Go into your local garden store and ask: ‘Where are the native plants?'
|<b>June 25, 2016</b> - Steve Scauzillo sings the praises of native plants and laments how hard they are to find at local nurseries and home improvement stores.|
|San Gabriel Valley Tribune|
|“Hon, can you water the bougainvillea?” asked my wife, Karen.|
I opened the shower door and pulled out the blue bucket. It was half-full with water collected while waiting for the shower to get hot.
Like Jack in the nursery rhyme, I fetched the pail of water and climbed up to the terrace of our three-level condo and shared the precious resource on the drought-tolerant, heat-loving, red bougainvillea.
It’s year five of the drought and I’m reminded of it everyday. Watering our terrace plants with re-captured water. Leaving a rain barrel out during storms. Attaching low-flow nozzles to the faucets in the bathrooms and kitchen.
Credit the media with an onslaught of stories about lowered precipitation levels. Also credit goes to the State Water Resources Control Board for their active conservation plans. But turn on the TV and you’ll see shiny green lawn commercials and guys fighting over which herbicide to use or who’s got a bigger mower?
Get this product for your lawn and you’ll be a man. Puhleease. Can we grow up?
I walked into an Orchard Supply Hardware here, in drought-aware Southern California, and was hit with displays of colorful plants that require lots of water. Hanging pots of petunias, etc. Way in the back was a bougainvillea that my wife and I wanted as a dry-weather, sun-tolerant species. These were hard to find. The store had very, very few displays of native plants. If they did, they were off to the side. Pushed to the back.
Judging from the TV commercials and the displays in the commercial home improvement stores, you’d never know we were in the thick of a drought. You would not know that California, and many other parts of the West, are struggling to move enough water for fish, trees and people. Or that heat records keep on breaking.
I’m thinking something has to change.
The drought-tolerant plants need to fight for the eye-level display shelves. Tags saying “native Southern California plant” need to be front and center at all garden and home improvement stores. But sadly, they aren’t.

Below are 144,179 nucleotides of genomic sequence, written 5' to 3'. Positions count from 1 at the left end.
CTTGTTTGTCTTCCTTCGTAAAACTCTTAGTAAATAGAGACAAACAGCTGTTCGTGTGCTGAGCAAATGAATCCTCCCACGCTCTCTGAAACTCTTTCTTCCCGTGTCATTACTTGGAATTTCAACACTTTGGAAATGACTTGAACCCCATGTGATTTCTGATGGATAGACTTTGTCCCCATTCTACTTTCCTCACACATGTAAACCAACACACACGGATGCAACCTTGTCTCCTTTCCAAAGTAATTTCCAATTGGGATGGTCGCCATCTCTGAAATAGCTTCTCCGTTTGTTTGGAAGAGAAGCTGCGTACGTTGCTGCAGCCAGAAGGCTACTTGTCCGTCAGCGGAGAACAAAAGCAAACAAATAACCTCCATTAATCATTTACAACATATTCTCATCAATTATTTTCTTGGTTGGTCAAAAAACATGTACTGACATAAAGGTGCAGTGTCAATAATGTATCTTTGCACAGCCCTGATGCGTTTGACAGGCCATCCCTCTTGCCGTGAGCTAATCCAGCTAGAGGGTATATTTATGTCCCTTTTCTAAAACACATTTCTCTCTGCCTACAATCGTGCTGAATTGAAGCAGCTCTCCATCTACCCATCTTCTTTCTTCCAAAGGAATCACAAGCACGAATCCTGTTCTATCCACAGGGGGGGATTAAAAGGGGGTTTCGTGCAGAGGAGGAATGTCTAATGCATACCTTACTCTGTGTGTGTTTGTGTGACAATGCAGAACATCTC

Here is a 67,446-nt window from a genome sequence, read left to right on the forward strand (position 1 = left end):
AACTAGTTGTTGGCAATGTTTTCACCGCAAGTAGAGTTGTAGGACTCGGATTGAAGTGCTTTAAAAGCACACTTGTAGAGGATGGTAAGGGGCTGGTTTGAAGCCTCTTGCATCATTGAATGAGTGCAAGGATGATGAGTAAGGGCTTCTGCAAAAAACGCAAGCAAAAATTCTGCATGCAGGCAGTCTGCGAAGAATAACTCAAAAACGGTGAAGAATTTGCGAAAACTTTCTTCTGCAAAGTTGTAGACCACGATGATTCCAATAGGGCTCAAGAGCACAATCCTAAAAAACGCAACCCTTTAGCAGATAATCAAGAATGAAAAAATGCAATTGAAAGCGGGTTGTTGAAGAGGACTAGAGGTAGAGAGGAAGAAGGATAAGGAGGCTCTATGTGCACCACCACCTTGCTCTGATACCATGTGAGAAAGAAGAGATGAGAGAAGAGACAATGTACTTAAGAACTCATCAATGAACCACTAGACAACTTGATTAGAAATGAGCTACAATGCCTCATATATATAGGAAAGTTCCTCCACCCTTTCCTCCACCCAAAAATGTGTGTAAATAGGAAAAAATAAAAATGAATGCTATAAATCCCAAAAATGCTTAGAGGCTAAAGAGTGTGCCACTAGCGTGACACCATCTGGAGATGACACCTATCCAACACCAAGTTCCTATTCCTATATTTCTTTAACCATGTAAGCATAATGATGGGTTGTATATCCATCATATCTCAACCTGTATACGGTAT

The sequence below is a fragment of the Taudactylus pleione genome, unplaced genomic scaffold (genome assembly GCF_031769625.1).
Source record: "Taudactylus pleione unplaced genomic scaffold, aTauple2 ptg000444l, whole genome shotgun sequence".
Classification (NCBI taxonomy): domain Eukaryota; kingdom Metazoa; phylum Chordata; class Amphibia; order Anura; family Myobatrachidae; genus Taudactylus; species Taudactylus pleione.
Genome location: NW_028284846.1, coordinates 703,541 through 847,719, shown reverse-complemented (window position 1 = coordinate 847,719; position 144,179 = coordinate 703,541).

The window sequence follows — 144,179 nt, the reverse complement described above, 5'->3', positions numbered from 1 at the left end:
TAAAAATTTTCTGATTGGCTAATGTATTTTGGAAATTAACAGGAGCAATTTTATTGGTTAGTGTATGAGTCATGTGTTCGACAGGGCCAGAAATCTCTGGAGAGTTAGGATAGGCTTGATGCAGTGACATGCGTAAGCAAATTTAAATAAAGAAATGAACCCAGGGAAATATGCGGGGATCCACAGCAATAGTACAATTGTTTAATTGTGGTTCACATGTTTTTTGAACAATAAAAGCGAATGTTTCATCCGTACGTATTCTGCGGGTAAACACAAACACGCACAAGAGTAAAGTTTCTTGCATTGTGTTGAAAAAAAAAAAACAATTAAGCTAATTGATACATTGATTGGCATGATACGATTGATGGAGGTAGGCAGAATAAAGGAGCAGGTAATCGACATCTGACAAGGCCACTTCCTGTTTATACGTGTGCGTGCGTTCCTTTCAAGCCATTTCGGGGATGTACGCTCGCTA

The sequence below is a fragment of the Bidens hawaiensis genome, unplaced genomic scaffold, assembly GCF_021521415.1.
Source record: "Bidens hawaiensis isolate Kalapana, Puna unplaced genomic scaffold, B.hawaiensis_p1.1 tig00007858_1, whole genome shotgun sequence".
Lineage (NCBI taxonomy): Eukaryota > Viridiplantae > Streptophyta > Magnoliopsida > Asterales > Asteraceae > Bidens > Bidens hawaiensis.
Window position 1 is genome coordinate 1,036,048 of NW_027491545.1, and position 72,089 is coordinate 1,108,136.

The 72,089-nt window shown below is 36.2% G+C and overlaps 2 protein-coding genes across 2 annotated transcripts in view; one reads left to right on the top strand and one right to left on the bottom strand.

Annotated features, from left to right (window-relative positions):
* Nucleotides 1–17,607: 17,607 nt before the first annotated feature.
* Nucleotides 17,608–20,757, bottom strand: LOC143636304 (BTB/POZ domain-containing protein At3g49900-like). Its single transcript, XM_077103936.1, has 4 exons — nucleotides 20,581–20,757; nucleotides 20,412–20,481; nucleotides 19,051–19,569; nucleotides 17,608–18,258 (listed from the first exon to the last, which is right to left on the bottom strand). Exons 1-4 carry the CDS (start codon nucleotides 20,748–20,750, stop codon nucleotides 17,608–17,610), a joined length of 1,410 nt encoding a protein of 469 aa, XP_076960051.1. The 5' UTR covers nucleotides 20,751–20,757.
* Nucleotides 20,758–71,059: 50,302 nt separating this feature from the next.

One pleasant exception was Armstrong Nurseries. They’re actually holding classes on growing plants that need less water. Here are just a few offered at all their stores next month:
• Saturday, July 9 at 9 a.m. “Water-wise Plants for California Gardens.” Armstrong Garden Centers plant experts will display and discuss the best low-water plants for California’s diverse climate. There are many colorful choices available to plant.
• Saturday, July 23 at 9 a.m. “Growing Cacti & Succulents.” Easy-care succulents and cacti love the heat and are water-wise.
It’s great that some stores truly get it. They are training customers how to switch to the new drier, hotter Southern California environment. The new normal. They are truly teaching people how to have a green thumb.
What is so astounding is the lip service other home improvement stores give to native plants. There are boatloads of colorful, flowering native flora in the Southern California landscape. Surely plant companies can grow these and put them in pots and sell them?
Take a hike along the newly opened Fish Canyon Trail. Nowhere have I seen a more dazzling display of native plants. The phacelia varieties are many, as are the thistle (lavender is my favorite), the monkey flower and the different hues of lemonadeberry and gooseberry.
You like yellow? It’s my favorite color. Plant tall sunflowers that swing in the breeze like a dancer in slow motion. Or everyone’s favorite yellow, the Matilija poppy, which someone described to me as a plant with a fried egg on top.
Don’t forget fiery reds and pulsating purples. I’m talking about lupines and scarlet larkspur that dominate the canyon through July. Sell those. Buy those for your home landscaping or terrace plants.
My dream is to walk into a garden store and see these magnificent painted ladies on the eye-level shelves. They’re tried and tested in nature’s backyard. One that’s hotter and drier every year.
Follow Steve Scauzillo on Twitter @stevscaz/twitter.com or email him at firstname.lastname@example.org.
Arroyo Seco Foundation, 570 W. Avenue 26 #450, Los Angeles, CA 90065-1011
PO Box 91622, Pasadena, CA 91109-1622 (323) 405-7326 email@example.com